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Scuttlebutt News:

Transpac 2009: "It simply isn't fair"
by Tom Leweck

(July 5, 2009) It simply isn’t fair. No one much noticed when the Division 6 and 7 boats started the Transpac Race last Monday, and it was not much more visible three days later when Division 3, 4 and 5 began the 2,225 mile race to Hawaii. There were virtually no spectator boats to see them off and they’ve attracted damn little media attention since. But on Sunday, the Transpac Course Marshalls earned their keep as a spectator fleet that numbered close to three digits in size kept squeezing ever closer to get a better look at the Division 1 and 2 big boats. There was even a helicopter aloft with Sharon Green and Leslie Demeuse -Disney shooting both still and video footage. And with a cloudless sky and a 10-12 knot Westerly blowing, they certainly got some good shots.

The boats that started last week would have given anything for the10-12 knots of breeze. They’ve been wallowing for days now in very light to nonexistent winds that were blowing pretty much on the nose. Some of those who started last Monday still had 70% of the race course in front of them after six days at sea. The pace has been so slow that many of the smaller boats are undoubtedly rationing food. And they probably haven’t even been able to fish in hope of getting a bit more food. According to North Sail President, Gary Weisman (who knows about these things), “Those boats aren’t even moving fast enough to get their lures to work.”

Stan Honey, undoubtedly the most celebrated Transpac navigator in the 100+ year history of the race, acknowledged that the boats already on the race course had ‘pulled the short straw’ weather-wise. “It’s been pretty horrible for them,” Honey explained. For whatever reason, the Pacific High had not set up as it usually does. “Some of the boats are going way south, but it does not look like they’ll be able to get around the confused weather pattern,” he acknowledged.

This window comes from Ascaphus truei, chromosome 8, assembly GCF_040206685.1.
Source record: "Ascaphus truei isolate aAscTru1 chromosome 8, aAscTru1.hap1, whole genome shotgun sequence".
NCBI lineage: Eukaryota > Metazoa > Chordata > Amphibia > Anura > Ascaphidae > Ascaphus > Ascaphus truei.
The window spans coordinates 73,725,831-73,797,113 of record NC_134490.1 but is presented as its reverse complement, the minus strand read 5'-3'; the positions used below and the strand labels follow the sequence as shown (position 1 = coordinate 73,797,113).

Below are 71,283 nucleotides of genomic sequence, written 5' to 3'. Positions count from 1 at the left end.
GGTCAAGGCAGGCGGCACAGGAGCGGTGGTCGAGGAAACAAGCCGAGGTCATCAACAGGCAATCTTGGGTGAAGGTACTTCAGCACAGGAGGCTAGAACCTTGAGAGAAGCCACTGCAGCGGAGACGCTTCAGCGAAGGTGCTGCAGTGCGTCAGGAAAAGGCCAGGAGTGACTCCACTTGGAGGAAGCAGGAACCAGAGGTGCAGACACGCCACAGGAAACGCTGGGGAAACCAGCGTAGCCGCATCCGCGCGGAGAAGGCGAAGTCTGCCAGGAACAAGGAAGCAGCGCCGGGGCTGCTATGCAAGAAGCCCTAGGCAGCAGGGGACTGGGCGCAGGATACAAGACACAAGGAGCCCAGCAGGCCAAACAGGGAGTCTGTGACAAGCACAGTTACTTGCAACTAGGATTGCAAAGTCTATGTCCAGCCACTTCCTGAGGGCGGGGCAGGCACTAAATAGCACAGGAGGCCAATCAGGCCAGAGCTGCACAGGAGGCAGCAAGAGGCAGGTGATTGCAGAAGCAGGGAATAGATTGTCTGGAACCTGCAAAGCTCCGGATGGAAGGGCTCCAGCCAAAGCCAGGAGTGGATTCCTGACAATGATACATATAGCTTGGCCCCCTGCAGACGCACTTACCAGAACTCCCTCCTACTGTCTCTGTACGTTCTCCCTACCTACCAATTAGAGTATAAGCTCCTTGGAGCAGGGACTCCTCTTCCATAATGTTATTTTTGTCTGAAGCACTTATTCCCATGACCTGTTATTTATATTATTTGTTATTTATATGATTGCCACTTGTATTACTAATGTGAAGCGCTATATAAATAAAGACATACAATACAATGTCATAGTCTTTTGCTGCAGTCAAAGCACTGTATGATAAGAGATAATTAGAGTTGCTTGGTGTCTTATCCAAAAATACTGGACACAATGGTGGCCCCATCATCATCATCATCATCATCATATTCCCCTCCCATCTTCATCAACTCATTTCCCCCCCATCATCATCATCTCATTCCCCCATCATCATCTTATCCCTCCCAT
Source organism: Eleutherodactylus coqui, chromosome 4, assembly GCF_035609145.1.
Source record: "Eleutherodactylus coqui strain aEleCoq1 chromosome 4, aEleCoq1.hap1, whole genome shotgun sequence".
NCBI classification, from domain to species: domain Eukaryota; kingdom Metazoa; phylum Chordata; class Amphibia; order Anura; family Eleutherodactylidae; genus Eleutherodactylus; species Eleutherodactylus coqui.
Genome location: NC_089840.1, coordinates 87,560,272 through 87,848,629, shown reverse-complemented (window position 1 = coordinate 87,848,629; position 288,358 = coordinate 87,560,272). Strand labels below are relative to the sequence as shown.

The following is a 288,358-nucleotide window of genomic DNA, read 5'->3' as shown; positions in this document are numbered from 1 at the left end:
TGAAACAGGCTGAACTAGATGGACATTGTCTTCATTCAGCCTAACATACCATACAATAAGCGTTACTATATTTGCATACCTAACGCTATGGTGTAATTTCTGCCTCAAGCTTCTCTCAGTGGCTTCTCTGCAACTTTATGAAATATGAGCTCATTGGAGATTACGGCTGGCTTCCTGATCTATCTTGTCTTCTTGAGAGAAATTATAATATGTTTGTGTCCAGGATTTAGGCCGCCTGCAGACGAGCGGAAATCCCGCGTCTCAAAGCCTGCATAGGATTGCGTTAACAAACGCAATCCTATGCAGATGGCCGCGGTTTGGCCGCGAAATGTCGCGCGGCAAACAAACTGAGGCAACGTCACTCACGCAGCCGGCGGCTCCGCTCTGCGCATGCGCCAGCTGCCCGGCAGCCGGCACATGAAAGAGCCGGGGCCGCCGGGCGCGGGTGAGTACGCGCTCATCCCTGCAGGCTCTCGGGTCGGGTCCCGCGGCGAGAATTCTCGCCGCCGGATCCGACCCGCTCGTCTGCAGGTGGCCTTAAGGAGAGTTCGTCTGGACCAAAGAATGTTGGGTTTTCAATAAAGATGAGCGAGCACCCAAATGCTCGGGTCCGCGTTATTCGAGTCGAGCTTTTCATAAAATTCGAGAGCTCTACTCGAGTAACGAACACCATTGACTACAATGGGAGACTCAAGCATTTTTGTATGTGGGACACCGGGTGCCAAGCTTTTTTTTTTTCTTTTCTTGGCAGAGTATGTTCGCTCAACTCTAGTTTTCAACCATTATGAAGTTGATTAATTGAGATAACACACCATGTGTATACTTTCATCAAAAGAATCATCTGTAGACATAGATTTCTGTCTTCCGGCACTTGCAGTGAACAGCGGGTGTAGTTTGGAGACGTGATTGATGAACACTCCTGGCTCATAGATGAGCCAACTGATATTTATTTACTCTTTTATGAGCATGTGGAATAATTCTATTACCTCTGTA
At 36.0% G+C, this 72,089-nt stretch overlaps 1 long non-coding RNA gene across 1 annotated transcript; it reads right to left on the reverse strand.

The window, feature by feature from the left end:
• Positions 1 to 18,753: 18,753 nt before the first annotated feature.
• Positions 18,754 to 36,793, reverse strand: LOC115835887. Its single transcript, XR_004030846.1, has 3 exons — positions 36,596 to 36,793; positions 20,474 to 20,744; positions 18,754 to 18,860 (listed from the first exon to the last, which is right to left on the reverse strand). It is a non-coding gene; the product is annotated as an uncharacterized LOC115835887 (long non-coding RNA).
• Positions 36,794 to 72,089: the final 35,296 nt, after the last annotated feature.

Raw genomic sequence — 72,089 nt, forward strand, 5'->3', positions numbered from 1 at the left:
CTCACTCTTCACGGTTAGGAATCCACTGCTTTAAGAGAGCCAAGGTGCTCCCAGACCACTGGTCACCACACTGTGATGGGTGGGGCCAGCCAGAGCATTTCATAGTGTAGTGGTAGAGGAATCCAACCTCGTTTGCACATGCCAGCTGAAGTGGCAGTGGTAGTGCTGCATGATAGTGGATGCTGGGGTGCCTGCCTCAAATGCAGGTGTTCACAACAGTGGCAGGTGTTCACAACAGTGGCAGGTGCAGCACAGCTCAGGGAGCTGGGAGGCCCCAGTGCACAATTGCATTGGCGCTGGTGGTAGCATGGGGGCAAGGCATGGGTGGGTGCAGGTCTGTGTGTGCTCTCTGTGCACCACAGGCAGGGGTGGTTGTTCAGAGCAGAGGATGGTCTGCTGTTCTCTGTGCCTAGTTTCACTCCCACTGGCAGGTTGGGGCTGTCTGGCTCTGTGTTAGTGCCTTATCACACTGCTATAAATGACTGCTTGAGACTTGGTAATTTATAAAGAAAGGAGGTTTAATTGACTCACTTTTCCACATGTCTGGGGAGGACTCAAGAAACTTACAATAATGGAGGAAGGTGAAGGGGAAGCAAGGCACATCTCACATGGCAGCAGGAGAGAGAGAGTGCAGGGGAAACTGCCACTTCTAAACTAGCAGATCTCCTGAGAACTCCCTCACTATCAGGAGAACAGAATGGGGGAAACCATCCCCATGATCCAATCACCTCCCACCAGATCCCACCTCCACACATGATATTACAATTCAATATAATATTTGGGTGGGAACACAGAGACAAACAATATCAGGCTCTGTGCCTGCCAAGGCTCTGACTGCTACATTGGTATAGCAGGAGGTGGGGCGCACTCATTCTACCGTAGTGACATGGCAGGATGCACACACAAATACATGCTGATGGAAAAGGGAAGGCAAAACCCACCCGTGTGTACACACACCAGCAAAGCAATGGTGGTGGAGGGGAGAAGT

But now that the big boats are on the course, the weather is starting to shape up. “It looks like we’ll have a pretty typical Transpac weather pattern for our race,” said Honey from the deck of Neville Crichton’s 100-foot Alpha Romeo. “I suspect we’ll be in Honolulu in about six and a half days.”

Joe Buck, who did his first Transpac in the mid-60s agreed. Buck, who is navigating Peter Tong’s turbo-charged SC 70 OEX, felt they should be tied up in the Ali Wai Marina in eight and a half days. When I reminded him that from 1977 to 1997 Merlin held the course record with a passage of eight and a half days, Buck nodded and smiled. “OEX is a lot more powerful than Merlin," he explained.

How did the start go? Ben Ainslie at the helm of Alpha Romeo shot out from the pin with pace at the gun, and quite casually disappeared over the horizon. The 100-footer won’t experience even one second of dirty air in this race - they will probably break a course record and also get the majority of the press coverage. At the same time, the crews of many little boats will go hungry on a passage that will take them many more days than anyone ever imagined - or planned for.

As I said earlier, it simply isn’t fair.

Race website:

Division 1 and 2 start photos by Rich Roberts

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